FOR IMMEDIATE RELEASE
CONTACT: J. John Oros, Jr.
President & CEO
Greater Birmingham Convention & Visitors Bureau
205-458-8000 or email@example.com
TOURISM SPENDING EXCEEDS $1.9 BILLION IN 2017
The economic impact of tourism spending in Jefferson County hits an all-time high.
Birmingham, Ala. ----- Tourists visiting the greater Birmingham area in 2017 left the county with record profits thanks to their increased numbers and spending patterns.
According to the most recent economic impact study done for the Greater Birmingham Convention & Visitors Bureau, visitors spent an estimated $1.9 billion, a 5% increase over 2016 spending totals. The study is commissioned annually by the CVB and is conducted by Davidson-Peterson Associates, a national travel research firm with headquarters in Maine.
The study also found an increase in tourist-generated taxes, with total taxes for the state reported at $158.9 million, a 5% increase over 2016. Local government received more than $85.5 million in taxes produced by tourism in Jefferson County, another 5% increase over the previous year. Tourism-related jobs totaled more than 29,000 in 2017, showing a nearly 6% increase.
“We are welcoming more visitors than ever before,” J. John Oros, Jr., CVB president and CEO said. “Last year was a strong year for travel to Birmingham for a number of reasons. Successful events like the Senior Games brought in new visitors as did national and international media attention. Business travel is up, along with meetings and conventions, and amateur sporting events and tournaments, creating a strong demand for hotel rooms.”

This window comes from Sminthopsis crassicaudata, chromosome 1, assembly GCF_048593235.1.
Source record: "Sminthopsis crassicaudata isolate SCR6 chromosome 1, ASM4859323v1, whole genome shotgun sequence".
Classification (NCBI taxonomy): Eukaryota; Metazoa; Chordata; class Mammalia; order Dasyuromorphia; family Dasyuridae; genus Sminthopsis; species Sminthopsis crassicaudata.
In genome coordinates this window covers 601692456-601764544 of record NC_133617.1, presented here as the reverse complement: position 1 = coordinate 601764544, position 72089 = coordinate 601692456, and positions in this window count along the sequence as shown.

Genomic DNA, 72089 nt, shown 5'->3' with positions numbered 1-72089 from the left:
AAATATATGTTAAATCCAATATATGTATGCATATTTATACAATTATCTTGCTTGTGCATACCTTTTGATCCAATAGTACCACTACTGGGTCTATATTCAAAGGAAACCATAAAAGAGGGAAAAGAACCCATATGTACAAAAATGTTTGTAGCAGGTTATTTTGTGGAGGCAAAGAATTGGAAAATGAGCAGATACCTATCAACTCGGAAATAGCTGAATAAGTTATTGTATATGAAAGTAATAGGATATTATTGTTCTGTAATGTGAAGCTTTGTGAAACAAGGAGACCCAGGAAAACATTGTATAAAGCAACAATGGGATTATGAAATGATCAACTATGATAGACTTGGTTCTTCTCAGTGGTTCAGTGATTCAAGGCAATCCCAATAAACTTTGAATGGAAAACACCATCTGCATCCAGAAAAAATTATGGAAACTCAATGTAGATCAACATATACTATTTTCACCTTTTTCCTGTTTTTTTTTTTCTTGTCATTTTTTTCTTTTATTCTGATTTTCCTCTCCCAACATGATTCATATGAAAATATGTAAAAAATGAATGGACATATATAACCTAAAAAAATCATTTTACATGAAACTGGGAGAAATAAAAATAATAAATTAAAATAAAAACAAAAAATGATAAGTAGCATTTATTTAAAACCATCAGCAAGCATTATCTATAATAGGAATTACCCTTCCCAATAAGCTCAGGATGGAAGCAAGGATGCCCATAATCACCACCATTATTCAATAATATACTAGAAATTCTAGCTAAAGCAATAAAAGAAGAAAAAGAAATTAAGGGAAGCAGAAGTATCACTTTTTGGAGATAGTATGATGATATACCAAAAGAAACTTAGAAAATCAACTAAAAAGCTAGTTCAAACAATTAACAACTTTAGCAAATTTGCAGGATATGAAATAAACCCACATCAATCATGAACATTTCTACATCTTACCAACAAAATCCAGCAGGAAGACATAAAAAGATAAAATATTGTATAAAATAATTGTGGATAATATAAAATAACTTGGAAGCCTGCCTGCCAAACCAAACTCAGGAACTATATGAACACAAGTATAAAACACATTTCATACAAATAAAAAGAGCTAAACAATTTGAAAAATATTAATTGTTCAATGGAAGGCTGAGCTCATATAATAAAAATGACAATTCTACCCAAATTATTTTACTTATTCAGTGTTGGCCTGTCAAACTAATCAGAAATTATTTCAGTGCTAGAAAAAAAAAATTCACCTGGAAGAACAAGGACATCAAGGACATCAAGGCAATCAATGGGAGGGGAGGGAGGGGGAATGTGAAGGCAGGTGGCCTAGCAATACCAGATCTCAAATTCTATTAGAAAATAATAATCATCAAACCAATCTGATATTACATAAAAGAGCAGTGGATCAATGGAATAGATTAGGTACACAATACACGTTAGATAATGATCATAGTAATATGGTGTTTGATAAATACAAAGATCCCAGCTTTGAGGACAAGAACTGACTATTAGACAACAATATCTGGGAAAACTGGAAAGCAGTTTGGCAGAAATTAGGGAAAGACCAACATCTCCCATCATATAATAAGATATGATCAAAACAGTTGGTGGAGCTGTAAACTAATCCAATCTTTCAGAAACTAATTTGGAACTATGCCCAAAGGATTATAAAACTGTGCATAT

Tourist spending patterns in 2017 closely followed those of 2016, with dining expenditures (28%) outpacing shopping (25%) for the fifth year and holding the top spot.
“It’s not surprising that dining is the strongest spending category,” Oros said. “We heavily market award-winning cuisine and chef-owned restaurants in the greater Birmingham area. Dining experiences remain a list-topper for reasons people travel.”
Jefferson County lodging managers estimated that 59% of their guests came for business travel or for meetings and conventions, and the balance were leisure travelers. Other findings of note showed that 55% of visitors in Jefferson County in 2017 were from out of state, a reversal from previous years when most visits were in-state travel.
“Tourism expenditures in 2017 reflect the general trend of nationwide increases in travel. As long as the economy and consumer confidence remain strong, we expect 2018 to meet and surpass 2017’s record numbers.” Oros said. “The growth of tourism in Jefferson County is a solid indicator of tourism’s value as an economic generator.”
In 2016, the CVB launched a community-wide initiative to develop a Tourism Master Plan for Jefferson County. The blueprint defines a new path for tourism in the area, plotting a course for the next 20 years. Work is currently underway to establish branding, to expand audiences for festival and events, to initiate improvements to infrastructure and much more.
“The Tourism Master Plan is a community-involvement project that continues to gain momentum through the interest and input of community leaders and their desire to position our area as an inviting travel destination,” Oros said. “The latest economic impact report shows we’re headed in the right direction.”